Stew, I recently heard you talk about adding thinking games into your workouts. What do you mean? How is that helpful to me being a better SWAT operator? John
Being able to think while stressed is a trait all tactical operators (military, special ops, police, fire, EMS) all need to be able to do their jobs. I have been experimenting with workouts over the years and realized that by training the brain to think while physically tired / stressed can help you when life or death situations occur. This can be a simple pyramid workout where you have to do math during your workout or more advanced workouts where you have to get creative and think your way through them. Of course, you also need the required tactical training to help perform your job, but when things are not stressful in “real life” you can simulate it in training and even your workouts.
Do you want to know how the hundreds of muscle bound bodies covering the screen in the movie 300 Rise of an Empire got so unbelievably ripped? Well I did the research for you. Unfortunately the cast exercised for 3 hours a day under a very strict regime set forth by Gym Jones. However, by researching the program I was able to take the core components of the regimen and create a powerful workout that anyone with one hour a day, a bit of determination and a desire to pack on serious muscle could do in their own gym.
An interesting reply to a recent article on PFT Failures in the military, particularly the women and pullups story about the USMC standards, provoked some thought and a realization that maybe the term BOOT CAMP has been redefined over the years. Here is a great question that discusses preparation prior to basic military training:
My nephew has recently joined the USMC and I saw that even before he went to boot camp, his recruiter worked with the kids regularly to physically prepare/condition them even before actual boot camp. My question is, are these women being tested before or right at basic training, or are they failing even after some sort of pre-conditioning +/or remedial boot camp program? Was my nephew’s recruiter unique in his pre-conditioning program?
Nothing unique, as far as my experience shows, with recruiters (especially USMC recruiters) pre-training their candidates prior to basic training / boot camp. The USMC is pretty good at it comparatively. But it is a mix of society — mostly out of shape people in our society join each year. The military gets its share of these unfit recruits who attend Boot Camp like it is going to get them in shape / normal weight again. Typically for men as well — you will have only 40–45% you are really exceeding the standards before training. Others are just meeting the minimums or below the standard. Usually by the end of training, you will have 90 percent or more who are meeting the standards physically. The problem is many of them are borderline pass / fail graduates which can be (and often is) a problem for that recruit / military member for the rest of their career.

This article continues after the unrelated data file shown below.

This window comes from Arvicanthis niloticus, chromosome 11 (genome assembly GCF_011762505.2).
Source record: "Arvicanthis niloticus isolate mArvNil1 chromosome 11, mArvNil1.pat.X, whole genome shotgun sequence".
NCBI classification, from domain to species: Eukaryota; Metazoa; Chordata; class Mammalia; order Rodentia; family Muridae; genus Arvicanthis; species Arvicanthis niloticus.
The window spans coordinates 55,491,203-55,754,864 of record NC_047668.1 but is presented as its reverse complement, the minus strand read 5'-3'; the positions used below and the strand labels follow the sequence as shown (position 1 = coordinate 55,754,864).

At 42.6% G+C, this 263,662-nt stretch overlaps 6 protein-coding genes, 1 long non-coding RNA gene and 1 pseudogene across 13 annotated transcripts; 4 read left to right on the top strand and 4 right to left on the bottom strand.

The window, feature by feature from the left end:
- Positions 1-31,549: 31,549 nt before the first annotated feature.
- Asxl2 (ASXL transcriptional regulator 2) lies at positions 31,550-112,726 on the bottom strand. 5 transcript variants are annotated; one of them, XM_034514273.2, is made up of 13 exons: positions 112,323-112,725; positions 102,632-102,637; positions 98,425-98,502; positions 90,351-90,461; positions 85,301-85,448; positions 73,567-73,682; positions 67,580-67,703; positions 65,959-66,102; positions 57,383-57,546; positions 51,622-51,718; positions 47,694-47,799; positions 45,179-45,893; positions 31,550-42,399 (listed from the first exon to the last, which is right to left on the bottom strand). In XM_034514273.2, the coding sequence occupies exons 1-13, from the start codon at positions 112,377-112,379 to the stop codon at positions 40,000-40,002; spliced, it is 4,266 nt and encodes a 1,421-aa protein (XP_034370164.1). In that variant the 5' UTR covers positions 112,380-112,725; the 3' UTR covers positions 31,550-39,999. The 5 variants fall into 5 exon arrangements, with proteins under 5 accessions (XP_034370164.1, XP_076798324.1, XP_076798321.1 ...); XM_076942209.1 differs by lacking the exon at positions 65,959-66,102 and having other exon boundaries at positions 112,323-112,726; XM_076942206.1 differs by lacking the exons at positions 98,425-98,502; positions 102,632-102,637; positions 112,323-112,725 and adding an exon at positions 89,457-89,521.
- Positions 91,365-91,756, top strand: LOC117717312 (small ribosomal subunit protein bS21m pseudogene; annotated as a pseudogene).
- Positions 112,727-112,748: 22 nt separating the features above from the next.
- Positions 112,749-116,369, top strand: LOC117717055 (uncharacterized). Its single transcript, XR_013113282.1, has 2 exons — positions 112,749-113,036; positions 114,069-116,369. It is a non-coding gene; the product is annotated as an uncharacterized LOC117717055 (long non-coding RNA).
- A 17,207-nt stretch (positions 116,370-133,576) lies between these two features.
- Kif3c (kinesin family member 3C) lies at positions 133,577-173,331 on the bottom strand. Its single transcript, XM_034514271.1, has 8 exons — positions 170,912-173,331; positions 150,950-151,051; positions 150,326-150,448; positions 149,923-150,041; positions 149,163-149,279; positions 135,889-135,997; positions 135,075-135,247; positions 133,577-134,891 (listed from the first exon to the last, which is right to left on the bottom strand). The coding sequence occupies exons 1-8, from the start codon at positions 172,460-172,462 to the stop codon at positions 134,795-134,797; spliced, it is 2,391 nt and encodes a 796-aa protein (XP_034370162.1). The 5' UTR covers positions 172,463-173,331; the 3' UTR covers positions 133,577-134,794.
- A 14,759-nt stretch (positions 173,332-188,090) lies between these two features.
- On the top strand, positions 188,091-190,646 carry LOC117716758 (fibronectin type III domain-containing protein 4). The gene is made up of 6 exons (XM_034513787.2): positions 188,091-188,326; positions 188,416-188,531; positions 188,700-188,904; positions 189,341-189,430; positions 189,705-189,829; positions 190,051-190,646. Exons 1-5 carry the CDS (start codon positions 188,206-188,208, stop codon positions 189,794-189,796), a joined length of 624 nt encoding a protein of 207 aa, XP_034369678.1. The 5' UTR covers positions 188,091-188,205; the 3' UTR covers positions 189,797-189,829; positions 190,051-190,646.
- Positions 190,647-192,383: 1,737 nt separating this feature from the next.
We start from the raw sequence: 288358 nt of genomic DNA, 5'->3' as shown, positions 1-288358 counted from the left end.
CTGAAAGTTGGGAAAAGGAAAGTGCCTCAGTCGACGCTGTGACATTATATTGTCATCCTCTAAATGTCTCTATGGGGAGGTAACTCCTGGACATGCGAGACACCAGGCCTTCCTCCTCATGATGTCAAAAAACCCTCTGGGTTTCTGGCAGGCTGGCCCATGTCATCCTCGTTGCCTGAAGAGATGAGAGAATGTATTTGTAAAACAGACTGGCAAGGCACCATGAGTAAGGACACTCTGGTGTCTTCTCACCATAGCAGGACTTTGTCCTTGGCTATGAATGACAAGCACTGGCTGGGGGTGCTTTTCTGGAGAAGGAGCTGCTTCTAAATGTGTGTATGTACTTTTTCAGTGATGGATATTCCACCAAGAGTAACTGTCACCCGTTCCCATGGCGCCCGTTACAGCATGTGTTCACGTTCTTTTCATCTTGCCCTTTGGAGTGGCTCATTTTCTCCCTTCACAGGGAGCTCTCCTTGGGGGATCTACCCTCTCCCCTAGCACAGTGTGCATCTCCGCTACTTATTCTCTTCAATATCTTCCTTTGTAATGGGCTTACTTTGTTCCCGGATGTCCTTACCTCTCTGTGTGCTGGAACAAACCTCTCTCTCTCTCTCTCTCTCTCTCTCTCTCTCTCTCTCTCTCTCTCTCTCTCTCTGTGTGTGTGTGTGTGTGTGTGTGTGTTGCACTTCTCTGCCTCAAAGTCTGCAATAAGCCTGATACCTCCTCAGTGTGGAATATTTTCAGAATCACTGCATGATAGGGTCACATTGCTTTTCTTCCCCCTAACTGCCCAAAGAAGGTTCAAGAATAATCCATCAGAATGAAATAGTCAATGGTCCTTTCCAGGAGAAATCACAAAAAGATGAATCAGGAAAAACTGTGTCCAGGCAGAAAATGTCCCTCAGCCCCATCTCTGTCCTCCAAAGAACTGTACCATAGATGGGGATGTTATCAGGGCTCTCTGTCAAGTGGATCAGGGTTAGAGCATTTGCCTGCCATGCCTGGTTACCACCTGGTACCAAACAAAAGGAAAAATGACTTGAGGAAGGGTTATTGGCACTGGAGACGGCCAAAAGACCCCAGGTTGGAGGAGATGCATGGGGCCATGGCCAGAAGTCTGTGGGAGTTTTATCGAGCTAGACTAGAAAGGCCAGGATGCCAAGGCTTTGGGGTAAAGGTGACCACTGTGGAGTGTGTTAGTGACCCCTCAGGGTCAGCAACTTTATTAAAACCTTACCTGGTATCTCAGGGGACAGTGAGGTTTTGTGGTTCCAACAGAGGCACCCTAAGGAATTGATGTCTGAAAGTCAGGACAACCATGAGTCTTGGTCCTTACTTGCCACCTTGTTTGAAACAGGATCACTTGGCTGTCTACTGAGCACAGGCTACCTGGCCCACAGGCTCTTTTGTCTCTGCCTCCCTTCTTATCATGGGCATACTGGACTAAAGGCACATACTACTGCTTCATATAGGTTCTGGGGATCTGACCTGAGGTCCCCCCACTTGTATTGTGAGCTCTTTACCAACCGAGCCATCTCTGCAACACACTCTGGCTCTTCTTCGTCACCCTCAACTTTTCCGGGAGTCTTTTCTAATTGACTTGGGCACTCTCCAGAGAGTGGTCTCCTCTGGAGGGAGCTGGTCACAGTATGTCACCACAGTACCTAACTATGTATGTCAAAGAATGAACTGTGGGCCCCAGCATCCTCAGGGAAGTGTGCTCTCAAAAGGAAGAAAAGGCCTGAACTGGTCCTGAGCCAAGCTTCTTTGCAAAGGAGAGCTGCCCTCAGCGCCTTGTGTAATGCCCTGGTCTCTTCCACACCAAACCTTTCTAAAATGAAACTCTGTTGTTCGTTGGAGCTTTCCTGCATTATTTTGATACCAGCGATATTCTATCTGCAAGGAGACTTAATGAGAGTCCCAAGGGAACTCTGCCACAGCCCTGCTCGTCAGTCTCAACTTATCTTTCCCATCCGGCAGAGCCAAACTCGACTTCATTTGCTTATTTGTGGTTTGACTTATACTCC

I see the statistics that 40–45% of the women are passing or exceeding the standards with regard to pullups, not that over half failed the standards at the END of basic. Granted, that number should be higher in the passing zone and if given more time prior to Boot Camp they could have exceeded those minimum standards. Women can do pullups — they just have to practice them. Same for men. I have seen many recruits (men) start off not being able to perform pullups too. It is a time and practice issue more than anything.
I think the big problem with most people (men and women) who go to basic training think it will get them in shape. The term “boot camp” itself has become misinterpreted in society as a fitness class you take at a gym in order to get into shape. In military training you need to be in shape PRIOR to going or you really do not stand much of a chance of completing near the preferred standards OR you risk getting injured. Arriving in shape to military training (already meeting the standards) will allow you to use the workouts as a stress reliever. This will enable you to learn your new job better too (shooting, moving, teamwork, sparring and other war fighting skills).
If you are thinking about serving this country. Do yourself a favor and show up having taken several fitness tests. Prove to yourself that you can ace the standards in front of you. You will be glad you did.
How to Workout Like an Olympic Champion - The Full Body Workout You Need to Start Doing NOW
The winter Olympic games are among us and as we see one chiseled athlete after another competing at what they do best it makes me want to reiterate to the fitness community what it really takes to have well defined muscles and slim waistline. I see one fitness blogger after another writing workout plans that tell you do hit the weights and do three sets of legs on one day, and three sets of another body part on another day. The truth is getting a chiseled body doesn’t come with spending 15 minutes working out one or two body parts a day in the gym. Aside from eating healthy, you need to stimulate all the muscles in your body 3 times a week. A full body workout is especially useful for you 8-5ers who sit in an office all day waiting for that time you get to go to the gym to release energy. Follow my 3 day full body workout routine below to ensure you hit all the right muscle groups in the right sequence.